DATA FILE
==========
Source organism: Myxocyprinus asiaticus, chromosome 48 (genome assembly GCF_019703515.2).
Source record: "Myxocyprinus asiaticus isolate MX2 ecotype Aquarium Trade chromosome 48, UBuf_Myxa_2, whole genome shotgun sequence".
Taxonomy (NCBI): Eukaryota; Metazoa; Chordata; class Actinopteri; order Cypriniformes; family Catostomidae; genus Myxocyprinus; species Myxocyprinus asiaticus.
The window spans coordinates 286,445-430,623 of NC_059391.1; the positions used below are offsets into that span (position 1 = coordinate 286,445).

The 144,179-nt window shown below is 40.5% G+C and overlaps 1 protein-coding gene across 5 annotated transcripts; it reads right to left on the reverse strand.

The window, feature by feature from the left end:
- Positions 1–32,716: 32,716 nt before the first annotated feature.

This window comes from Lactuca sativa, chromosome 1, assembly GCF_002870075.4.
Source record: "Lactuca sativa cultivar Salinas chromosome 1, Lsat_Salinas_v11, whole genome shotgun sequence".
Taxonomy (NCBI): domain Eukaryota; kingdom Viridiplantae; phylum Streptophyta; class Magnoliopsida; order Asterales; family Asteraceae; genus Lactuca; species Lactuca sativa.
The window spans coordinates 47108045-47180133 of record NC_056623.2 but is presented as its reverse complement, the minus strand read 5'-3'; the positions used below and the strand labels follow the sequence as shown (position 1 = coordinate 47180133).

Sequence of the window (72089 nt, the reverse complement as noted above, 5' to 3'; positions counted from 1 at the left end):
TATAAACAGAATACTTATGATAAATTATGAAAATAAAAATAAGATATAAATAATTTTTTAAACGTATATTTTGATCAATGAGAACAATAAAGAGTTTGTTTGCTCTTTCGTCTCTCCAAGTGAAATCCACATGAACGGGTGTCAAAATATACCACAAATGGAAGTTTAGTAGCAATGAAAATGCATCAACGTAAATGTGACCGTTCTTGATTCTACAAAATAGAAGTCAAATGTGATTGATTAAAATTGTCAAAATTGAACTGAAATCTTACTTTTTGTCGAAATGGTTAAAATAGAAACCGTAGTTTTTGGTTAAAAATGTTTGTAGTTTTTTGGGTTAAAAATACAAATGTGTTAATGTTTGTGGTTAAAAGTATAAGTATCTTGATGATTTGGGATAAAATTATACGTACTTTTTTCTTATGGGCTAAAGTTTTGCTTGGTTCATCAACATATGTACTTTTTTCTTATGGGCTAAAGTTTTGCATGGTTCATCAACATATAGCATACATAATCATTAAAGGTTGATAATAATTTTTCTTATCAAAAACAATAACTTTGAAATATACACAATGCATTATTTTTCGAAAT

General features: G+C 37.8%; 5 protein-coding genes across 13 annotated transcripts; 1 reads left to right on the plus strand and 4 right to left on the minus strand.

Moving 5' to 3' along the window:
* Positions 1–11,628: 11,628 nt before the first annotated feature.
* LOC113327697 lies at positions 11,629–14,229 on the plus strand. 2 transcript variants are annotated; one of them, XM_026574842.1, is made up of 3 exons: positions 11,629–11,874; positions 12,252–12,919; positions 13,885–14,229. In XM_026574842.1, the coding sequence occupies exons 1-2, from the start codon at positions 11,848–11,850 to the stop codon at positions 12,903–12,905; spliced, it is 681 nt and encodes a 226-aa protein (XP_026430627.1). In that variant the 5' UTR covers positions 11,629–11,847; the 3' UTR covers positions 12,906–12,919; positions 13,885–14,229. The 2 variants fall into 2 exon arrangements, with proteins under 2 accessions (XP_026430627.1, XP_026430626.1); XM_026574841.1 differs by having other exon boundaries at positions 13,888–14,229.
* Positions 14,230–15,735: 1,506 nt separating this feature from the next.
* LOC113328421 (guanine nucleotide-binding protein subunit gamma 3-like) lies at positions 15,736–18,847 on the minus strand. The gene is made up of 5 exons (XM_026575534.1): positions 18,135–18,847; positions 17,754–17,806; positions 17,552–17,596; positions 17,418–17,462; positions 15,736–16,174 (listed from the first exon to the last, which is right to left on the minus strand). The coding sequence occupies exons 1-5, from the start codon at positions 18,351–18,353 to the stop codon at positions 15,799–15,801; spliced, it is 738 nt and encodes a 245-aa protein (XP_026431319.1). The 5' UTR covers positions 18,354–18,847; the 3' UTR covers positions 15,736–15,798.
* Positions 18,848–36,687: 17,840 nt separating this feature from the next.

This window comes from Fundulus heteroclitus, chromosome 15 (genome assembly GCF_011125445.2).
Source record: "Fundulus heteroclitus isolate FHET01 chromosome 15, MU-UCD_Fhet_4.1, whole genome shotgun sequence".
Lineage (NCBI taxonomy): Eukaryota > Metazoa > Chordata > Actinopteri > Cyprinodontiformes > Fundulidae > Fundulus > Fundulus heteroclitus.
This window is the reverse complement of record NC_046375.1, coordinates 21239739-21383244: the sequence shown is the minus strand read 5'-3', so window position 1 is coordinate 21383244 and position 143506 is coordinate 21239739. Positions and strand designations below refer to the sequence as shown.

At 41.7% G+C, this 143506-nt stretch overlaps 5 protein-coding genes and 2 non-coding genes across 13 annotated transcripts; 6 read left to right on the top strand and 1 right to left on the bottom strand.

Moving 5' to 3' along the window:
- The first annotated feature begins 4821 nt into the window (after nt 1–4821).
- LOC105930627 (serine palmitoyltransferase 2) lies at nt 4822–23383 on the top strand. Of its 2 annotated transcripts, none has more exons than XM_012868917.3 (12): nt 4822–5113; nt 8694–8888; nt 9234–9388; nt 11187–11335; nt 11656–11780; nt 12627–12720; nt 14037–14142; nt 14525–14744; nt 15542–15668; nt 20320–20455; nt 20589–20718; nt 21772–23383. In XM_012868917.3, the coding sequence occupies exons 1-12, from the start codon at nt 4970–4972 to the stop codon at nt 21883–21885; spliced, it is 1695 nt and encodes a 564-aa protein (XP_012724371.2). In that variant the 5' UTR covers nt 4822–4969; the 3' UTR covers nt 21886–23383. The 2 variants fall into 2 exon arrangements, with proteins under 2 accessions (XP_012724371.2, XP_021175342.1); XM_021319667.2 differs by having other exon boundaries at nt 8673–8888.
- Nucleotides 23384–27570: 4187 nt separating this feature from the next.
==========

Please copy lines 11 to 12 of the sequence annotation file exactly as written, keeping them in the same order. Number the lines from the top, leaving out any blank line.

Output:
The window spans coordinates 47108045-47180133 of record NC_056623.2 but is presented as its reverse complement, the minus strand read 5'-3'; the positions used below and the strand labels follow the sequence as shown (position 1 = coordinate 47180133).

Sequence of the window (72089 nt, the reverse complement as noted above, 5' to 3'; positions counted from 1 at the left end):